. . . there are plenty of the Larssonian hallmarks they have come to love: the rough justice meted out by Salander to her enemies; the strong, successful female characters, like Blomkvist’s lawyer sister, Annika Giannini, and Millennium’s editor in chief, Erika Berger; and the characters’ acutely Swedish, acutely relaxed attitude toward sex and sexuality. . . . Reading Stieg Larsson produces a kind of rush — rather like a strong cup of coffee.
Last Sunday’s New York Times Magazine had a lengthy article on the dispute over Larsson’s estate. It reiterates the claim that Larsson had ten books planned and says they were to be his “pension fund.” It’s all very sad. But this bit also interested me:
Sonny Mehta, the publisher and editor in chief of Knopf, who bought the books for what he says now seems like a “very modest sum,” even worried that they might not catch on here. “I had nightmares that we would be the only country where the books didn’t work,” he says.
I didn’t think it would work either, not at the bestseller level. I assumed Americans, used to a diet of James Patterson Inc., wouldn’t have such a long attention span, quite frankly. I’m very pleased to find I was wrong.
Online, there’s an interactive feature on Larsson’s life and untimely death.
Last Sunday’s Op/Ed section also had an essay by Pat Ryan on Pippi and Salander.Both character share singular beginnings, an odd appearance, and “awesome skills.” Ryan writes,
An old colleague of Mr. Larsson’s has said they once talked about how certain characters from children’s books would manage and behave if they were older. Mr. Larsson especially liked the idea of a grown-up Pippi, a dysfunctional girl, probably with attention deficit disorder, who would have had a hard time finding a place in society but would nonetheless take a firm hand in directing her own destiny. That musing led to the creation of Lisbeth Salander, the central character in Mr. Larsson’s trilogy. . .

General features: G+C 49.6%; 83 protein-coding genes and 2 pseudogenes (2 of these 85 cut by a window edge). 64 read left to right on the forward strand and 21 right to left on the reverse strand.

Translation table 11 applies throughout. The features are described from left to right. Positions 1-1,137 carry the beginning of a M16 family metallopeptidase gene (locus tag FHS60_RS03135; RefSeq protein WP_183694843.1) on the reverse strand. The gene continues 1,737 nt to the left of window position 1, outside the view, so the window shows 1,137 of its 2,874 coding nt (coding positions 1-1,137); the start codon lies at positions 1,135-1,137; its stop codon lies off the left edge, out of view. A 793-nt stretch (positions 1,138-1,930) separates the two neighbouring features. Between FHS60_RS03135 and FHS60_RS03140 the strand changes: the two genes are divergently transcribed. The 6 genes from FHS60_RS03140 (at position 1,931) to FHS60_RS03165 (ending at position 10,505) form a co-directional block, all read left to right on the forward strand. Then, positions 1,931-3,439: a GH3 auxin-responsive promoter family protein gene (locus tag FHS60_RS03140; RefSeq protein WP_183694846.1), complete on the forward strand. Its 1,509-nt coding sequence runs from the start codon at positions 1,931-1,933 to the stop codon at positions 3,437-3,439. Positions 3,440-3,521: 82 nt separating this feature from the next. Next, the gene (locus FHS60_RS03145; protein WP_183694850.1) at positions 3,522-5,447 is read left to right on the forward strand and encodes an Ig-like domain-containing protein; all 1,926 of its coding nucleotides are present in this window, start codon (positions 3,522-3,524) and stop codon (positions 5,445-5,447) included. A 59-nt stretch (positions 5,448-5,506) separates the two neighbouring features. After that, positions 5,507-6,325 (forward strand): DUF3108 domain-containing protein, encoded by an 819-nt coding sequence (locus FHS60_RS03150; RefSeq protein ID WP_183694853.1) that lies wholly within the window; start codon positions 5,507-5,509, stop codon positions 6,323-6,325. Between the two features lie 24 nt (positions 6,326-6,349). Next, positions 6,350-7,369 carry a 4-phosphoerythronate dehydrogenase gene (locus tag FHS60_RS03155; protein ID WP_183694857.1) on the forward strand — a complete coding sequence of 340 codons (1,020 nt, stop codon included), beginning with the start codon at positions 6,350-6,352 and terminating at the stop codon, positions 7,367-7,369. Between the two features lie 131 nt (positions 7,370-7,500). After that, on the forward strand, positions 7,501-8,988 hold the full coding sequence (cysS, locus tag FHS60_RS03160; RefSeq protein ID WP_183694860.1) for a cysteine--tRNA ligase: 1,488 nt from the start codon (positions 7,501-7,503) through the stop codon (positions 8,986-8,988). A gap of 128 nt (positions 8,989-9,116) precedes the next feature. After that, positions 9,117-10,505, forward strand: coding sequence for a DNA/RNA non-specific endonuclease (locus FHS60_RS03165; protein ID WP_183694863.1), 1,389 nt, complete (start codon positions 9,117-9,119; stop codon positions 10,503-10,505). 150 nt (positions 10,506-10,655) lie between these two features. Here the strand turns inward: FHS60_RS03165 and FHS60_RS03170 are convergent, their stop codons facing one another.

His fictional alter ego, Mikael Blomkvist, is a nod to another Lindgren character, the master detective Kalle Blomkvist. And the nameplate for Lisbeth’s new apartment reads “V. Kulla” — Pippi’s house was called Villa Villekulla. But don’t remind Lisbeth of her sunnier literary ancestor. “Somebody’d get a fat lip,” she says, “if they ever called me Pippi Longstocking.”
The Broad Street Review examines Salander as a feminist heroine and Steig Larsson as “currently the world’s most famous feminist author.” Marge Murray writes
What Ingmar Bergman did for Swedish private life— that is, expose its dark side— Larsson did for Swedish public life. His novels expose corruption and sexism in high places and provide a uniquely believable but heroic female figure to combat them. . . .
It is to Larsson’s credit that he created a heroic female figure— not a caricature, but a real three-dimensional creation. Lisbeth Salander, stranger than fiction, is a woman one can both empathize with and emulate.